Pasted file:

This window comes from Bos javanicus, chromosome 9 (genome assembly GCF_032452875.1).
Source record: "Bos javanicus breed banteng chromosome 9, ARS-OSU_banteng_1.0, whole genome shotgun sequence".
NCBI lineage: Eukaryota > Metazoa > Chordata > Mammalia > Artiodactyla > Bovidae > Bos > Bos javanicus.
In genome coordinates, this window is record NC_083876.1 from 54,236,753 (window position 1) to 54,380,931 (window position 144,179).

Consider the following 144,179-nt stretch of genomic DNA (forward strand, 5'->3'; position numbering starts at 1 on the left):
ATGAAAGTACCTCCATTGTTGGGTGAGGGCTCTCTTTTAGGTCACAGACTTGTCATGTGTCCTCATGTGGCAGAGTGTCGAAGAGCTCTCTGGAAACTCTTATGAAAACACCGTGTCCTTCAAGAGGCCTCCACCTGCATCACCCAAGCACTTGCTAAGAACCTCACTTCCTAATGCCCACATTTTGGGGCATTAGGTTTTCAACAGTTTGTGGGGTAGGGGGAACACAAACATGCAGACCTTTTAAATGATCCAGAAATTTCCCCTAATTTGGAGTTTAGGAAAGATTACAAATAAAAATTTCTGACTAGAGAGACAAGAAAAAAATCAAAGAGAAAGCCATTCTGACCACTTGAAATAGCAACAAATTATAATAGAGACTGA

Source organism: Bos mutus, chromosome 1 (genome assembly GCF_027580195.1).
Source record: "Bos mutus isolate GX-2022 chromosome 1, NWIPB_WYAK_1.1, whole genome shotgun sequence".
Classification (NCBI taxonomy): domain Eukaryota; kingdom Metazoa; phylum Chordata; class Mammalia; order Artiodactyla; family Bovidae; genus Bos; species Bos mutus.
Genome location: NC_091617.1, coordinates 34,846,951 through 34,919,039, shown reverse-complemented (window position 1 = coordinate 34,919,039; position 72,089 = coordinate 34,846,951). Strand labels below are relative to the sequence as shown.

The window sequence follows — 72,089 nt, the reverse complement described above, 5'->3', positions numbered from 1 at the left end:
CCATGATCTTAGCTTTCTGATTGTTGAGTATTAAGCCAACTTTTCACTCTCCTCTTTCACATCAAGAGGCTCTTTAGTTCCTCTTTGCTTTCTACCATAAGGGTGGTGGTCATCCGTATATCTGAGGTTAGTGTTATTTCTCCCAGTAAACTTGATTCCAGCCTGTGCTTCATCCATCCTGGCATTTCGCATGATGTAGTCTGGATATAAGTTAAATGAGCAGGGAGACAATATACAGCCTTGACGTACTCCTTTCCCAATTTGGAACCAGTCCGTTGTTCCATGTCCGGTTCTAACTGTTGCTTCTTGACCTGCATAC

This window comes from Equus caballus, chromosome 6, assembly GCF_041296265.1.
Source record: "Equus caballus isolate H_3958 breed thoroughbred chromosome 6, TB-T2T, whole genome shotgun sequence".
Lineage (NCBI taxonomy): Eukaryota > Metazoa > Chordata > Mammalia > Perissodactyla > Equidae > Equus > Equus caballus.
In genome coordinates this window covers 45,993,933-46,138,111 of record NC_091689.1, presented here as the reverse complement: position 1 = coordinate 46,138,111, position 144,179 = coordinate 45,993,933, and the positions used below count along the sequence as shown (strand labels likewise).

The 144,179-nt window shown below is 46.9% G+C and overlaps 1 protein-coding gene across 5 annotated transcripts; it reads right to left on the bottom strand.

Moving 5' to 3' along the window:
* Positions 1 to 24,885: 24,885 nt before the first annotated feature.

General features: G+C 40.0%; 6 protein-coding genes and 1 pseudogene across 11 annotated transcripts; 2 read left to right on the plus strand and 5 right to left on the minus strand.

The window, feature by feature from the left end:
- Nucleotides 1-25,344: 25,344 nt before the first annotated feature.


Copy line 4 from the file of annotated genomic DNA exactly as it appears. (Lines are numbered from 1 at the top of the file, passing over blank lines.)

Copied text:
In genome coordinates, this window is record NC_083876.1 from 54,236,753 (window position 1) to 54,380,931 (window position 144,179).